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Again with the nothing.

  1. Apr 28, 2005 #1
    Sorry if I'm starting up anpther big semantics discussion ( :surprised ), that's not my intention at all. I'm just looking for a proper scientific answer (or a proper scientific dismissal : ) )to a question. I was reading through t'other nothing thread and read something like 'nothing is the opposite of something' and so now I'm thinking that if nothing is defined as the opposite of something then something must be defined as the opposite of nothing so the two must coexist. Or is the opposite of all the something that there is stuff like antimatter that I haven't read enough about and don't understand and the something/nothing question lies wholly outside of the realms of physics?
  2. jcsd
  3. Apr 29, 2005 #2
    scientifically there is no yet a definition of what nothing is and it's properties. The assumption nothing is the opposite to something is true in philosofical discussions, or at least it can be said. If we try to "naturalise" or give fisical properties to nothing, then it end up being vacuum space. we can't imagen nothing, unless we don't imagen, which then is no imagening, and no imagening nothing. I hope it helped.
  4. Apr 29, 2005 #3
    Nothing as guille said cannot be imagined. IF we use nothing meaning vacuum, that that is surelly something.

    THe second one starts thinking about nothing he must employ thinking and imagination to it and nothing becomes something. Nothing is nothing and will have no definition ever at no level. The same in oposite is infinity...
  5. Apr 29, 2005 #4


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    I don't know if saying that 'nothing' is the opposite of 'something' is the most helpful way to think of it. For instance, it might make just as much sense to say that the opposite of 'something' is 'everything.' There's a sort of ambiguity in the word 'opposite' that has the potential for confusion here.

    It's probably most useful to understand 'nothing' by mentally replacing it with the equivalent phrase 'not anything.' 'Nothing' is not something to be reified; i.e., 'nothing,' properly defined, is not a thing in its own right, with properties and the like. Rather, it is just a word used to denote an absence, or non-existence. Thus, 'nothing' does not refer to a thing that can be the object of study. In science, when we talk about the properties of the vacuum, we are not talking about 'nothing,' in spite of what the unfortunate wording might lead you to believe.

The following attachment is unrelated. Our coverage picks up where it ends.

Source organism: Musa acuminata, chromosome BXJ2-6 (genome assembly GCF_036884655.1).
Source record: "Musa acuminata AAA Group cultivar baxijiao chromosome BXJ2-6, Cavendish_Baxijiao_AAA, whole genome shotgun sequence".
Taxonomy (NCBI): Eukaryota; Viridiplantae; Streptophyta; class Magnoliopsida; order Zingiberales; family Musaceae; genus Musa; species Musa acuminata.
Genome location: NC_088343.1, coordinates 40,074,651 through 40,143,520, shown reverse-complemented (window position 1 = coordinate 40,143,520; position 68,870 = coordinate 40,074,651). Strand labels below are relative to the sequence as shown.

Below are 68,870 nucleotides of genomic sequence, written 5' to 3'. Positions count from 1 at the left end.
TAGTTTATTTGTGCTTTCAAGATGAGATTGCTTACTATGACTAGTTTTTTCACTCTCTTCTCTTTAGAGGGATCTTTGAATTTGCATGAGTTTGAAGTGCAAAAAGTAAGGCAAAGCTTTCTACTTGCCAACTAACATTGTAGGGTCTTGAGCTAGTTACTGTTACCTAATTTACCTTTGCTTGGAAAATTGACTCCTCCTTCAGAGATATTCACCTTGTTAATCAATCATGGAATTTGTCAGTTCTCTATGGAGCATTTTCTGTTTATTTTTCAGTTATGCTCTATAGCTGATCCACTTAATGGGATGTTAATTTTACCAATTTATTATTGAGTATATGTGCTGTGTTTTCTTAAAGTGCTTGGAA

6. Apr 29, 2005 #5
    Let me give you a helping hand to understand this metpahysical beast called "Nothing". The best way to understand it is to always bear the following things in mind:


    (1) Nothing = Nothing
    (2) Something = Something

    (3) Nothing is irreducible to Something

    (That is, 'nothing' can never turn into something)

    (4) Something is irreducible to Nothing

    (That is, 'something' can never turn into nothing)


    Yes, things do change, but they can only change into other things and never into nothing!


    Yes, things do continue in various forms, but always as things and never as nothing, regardless of their lifespans or lengths of their histories. And if anything changes to a point where it stops changing and remains for ever in its final form, then good for it! But count Nothing out of such manifestation, for nothing remains forever what it is, has always been, and will ever be - Nothing!

    So, if you then were to ask yourself as to why the notion of nothing in the first place? Or why classify it as a metaphysical category when it has no CAUSAL RELATION with Something? Well, the answer is that, fundamentally, it serves no purpose both epistemologically and metaphysically. It seems more or less to be epistemologically and metaphysically redundant. Perhaps, it merely decisively serves as a linguistic convenience in our routine perception and description of the world. Well, that is a different debatable matter.


    Save the World from destruction.........Stay GREEN!
    Last edited: Apr 29, 2005
  7. Apr 29, 2005 #6
    Why cant 'nothing' be defined as the complete and utter absence of 'things', be they objects or concepts?
  8. Apr 29, 2005 #7
    Because it is not possible ? I think philocrat gave it the righ philocratic spin.

    From something by making something absent does not become nothing. If i understand it correctly. Good way to think about imposibility of defining "nothing" is imagine what is at the boundary at the end of the universe? Can you tell me?
  9. Apr 30, 2005 #8


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    It's not impossible to define 'nothing.' The definition is very simply 'not anything,' and all it does is point to an absence, a non-existence. It is probably impossible to define 'nothing' positively, but that's just because the word has no positive concepts attached to it. To infer from that that the word is impossible to define at all betrays a lingering confusion about wanting to reify the word when it just cannot be reified.
  10. Apr 30, 2005 #9
    I think this IS possible and correct.

    even the word says it, "nothing"=no-thing=absense of things
  11. Apr 30, 2005 #10
    I thought we are not talking "dictionary" definition here. For if we did we are all crazy. For how can we discuss something which has no representation of meaning in our mind?

    We all know what nothing means in everyday usage. The question is does it have existance other than in semantics to express absense of something?
  12. Apr 30, 2005 #11
    maybe yes, and maybe no.

    it depends on your answer to, for example, this question: what is there out of the universe? let me guess...............nothing?¿?¿?
  13. Apr 30, 2005 #12
    'Nothing' has two connotations :